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About This Episode
“He told us one of the co-founders of our competitor parties with Kanye West, and brought a picture like a private investigator.”
The candidates that really stand out to Test.io are the ones who can find out under the surface things about their industry and competition that they couldn’t have simply googled.
Test.io was founded in Berlin in 2011 and in 2016 launched a customer success office in San Francisco. The sales and success team has gone from a one-man show to an office of 20 and a mostly outbound organization which they manage with the help of Outreach.io.
There is very little inbound that they rely on. Max has had a front-row seat to the building and scaling of sales teams.
The First Steps in Building and Scaling an Outbound Sales Team
What’s important in building and scaling a team? Sales leadership. You see a lot of heads of sales going in and hiring, hiring, hiring.
Maybe they have reps they’ve worked with in the past, and they bring on those dependable people. But something Max did especially well up front is really get his hands dirty himself before hiring his first SDR.
Since they planned from the beginning to hire reps fresh out of college, they needed to fully prove their process.
Knowing they could only justify the expansion to the board when they’d proved things incrementally, they needed a solid process, proof, and traction before beginning scaling.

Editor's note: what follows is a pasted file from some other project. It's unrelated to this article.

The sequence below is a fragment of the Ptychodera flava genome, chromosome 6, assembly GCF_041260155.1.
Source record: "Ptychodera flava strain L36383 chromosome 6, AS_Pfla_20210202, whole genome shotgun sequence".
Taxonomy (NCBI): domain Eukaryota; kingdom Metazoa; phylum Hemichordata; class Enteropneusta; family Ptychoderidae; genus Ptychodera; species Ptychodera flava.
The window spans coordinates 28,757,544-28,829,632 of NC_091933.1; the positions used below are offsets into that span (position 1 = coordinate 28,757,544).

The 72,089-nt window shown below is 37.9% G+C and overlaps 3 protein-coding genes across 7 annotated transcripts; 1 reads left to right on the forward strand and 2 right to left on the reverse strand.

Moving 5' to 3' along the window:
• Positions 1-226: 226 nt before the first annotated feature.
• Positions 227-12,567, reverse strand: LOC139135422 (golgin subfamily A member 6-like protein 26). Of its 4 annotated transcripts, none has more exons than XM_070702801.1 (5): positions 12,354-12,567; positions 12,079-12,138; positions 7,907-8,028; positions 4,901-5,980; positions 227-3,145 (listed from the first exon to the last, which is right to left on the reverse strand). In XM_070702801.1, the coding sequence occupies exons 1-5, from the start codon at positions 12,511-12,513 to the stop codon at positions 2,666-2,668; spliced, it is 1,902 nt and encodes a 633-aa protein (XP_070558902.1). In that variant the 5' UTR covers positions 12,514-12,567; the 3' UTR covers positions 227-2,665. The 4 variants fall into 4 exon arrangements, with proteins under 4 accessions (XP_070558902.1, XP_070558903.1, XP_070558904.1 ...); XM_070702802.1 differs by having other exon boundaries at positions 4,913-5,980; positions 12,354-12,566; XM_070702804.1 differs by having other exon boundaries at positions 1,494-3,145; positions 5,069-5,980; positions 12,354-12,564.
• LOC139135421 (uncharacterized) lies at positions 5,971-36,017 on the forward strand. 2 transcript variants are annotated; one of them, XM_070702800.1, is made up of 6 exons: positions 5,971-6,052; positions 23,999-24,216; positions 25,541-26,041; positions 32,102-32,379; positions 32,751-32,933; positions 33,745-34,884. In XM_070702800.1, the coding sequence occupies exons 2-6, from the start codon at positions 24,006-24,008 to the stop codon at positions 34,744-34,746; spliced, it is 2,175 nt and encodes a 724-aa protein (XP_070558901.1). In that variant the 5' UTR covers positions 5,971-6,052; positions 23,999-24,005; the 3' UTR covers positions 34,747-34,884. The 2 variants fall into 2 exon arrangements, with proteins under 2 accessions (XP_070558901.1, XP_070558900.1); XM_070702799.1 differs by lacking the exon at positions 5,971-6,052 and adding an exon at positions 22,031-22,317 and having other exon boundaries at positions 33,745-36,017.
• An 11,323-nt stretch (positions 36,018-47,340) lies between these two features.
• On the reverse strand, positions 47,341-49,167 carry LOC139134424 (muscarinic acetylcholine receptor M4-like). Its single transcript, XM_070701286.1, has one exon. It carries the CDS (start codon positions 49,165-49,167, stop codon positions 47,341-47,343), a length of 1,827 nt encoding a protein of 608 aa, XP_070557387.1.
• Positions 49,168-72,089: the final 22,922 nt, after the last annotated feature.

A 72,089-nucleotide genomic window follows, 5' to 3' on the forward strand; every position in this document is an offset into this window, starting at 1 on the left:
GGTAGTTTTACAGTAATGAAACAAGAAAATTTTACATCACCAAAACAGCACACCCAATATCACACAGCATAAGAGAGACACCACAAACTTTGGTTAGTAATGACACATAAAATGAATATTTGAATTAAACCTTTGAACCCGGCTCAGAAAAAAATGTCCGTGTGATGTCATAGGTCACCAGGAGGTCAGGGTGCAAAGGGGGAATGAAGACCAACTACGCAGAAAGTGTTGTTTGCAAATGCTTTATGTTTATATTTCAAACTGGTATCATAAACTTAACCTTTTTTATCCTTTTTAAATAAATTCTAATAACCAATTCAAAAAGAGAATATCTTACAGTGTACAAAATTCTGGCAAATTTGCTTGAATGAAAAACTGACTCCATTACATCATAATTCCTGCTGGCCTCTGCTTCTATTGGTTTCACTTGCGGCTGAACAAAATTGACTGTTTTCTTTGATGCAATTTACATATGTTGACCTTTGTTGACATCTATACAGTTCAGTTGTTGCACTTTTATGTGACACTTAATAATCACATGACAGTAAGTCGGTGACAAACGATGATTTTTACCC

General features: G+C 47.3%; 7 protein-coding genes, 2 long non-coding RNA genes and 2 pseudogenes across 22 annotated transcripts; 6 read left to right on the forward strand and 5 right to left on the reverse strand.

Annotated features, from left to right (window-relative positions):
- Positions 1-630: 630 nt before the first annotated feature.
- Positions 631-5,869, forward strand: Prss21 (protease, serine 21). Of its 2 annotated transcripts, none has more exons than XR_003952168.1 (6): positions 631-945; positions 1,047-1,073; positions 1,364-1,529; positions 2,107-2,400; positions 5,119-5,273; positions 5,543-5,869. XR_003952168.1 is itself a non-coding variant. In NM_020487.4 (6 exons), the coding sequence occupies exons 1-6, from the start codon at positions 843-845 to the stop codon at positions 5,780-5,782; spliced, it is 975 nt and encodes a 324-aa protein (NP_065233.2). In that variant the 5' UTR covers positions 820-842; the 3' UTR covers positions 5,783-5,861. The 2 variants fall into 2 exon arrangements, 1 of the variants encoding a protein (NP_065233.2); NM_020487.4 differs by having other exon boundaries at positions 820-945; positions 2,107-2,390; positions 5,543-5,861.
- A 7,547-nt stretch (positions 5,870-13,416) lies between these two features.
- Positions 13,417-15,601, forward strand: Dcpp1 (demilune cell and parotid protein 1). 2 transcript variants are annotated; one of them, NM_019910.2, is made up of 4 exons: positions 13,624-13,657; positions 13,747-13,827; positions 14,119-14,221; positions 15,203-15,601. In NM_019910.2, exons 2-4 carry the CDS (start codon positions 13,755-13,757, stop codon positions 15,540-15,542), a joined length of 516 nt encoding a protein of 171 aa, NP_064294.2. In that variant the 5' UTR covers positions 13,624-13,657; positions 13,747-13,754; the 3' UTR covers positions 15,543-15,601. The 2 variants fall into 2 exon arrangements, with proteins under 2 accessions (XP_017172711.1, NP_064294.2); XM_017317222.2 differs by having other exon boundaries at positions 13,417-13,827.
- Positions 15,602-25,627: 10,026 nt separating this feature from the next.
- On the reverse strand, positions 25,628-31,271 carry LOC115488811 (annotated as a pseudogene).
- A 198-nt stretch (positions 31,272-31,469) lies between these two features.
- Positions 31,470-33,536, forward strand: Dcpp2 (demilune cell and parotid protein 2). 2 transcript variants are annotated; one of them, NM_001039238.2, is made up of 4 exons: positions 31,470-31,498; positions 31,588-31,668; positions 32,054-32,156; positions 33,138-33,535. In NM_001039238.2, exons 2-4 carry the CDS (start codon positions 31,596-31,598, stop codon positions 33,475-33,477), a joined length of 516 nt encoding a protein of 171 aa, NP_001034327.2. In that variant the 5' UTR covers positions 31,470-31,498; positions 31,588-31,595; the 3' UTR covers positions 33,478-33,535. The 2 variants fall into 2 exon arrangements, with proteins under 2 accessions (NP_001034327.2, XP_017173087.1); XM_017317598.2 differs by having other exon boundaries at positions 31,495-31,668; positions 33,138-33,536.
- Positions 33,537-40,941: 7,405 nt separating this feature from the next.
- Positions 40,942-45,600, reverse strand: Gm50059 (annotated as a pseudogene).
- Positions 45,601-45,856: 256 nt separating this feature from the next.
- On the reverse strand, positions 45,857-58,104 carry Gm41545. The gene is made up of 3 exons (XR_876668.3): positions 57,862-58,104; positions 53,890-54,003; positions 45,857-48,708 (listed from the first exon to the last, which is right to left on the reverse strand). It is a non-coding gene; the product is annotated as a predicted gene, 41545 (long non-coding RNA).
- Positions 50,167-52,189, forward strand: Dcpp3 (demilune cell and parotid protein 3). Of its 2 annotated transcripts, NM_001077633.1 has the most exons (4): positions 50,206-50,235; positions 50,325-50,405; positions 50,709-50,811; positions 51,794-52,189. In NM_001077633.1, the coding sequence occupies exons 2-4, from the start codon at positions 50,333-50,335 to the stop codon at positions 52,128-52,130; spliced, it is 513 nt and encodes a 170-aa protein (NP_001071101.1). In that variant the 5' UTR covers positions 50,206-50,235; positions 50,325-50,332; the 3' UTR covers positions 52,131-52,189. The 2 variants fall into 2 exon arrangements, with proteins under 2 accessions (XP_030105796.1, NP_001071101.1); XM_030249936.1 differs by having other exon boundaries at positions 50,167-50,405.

Test.io is different from a lot of companies in San Francisco in that:
- They’re private equity-backed
- They don’t have a “hire hire hire with the VC Money” mentality
- They make decisions based on data
- If they hire a person, they know they’re going to have a contribution
So they spent two months really hammering the process up front so that by the time they began hiring they’d had version one.
Max explains that building that version one wouldn’t have been a good use of the reps time.
By getting his hands dirty and doing the work himself, it helped Max to have the trust of the team. They saw a huge return on investment having version one of the SDL’s handbook complete before having other people involved.
The Tactics in Test.io’s Handbook
In talking about Test.io’s handbook, Max highlights its 3 great strengths:
1. A great starting point
This began with their co-founder in Berlin having built up an awesome demo process.
They have a productized demo process where they can show the value of their product before being under an engagement with a company.
The tech stack ready to go, having pulled out half of the tools that the German team was using in order to optimize for the more heavily email-centric, LinkedIn centric type of outbound that the US team would be doing.
And they have many simple important things like having sales navigator in place.
2. A solid structure
How this took shape was in the form of long-form handbooks for each level. Originally they built out Account Executive, and SDR, and those each have:
- A flow of tools
- A breakout on what each tool does
- How each tool weaves together
- And then operationally what you’re expected day-to-day looks like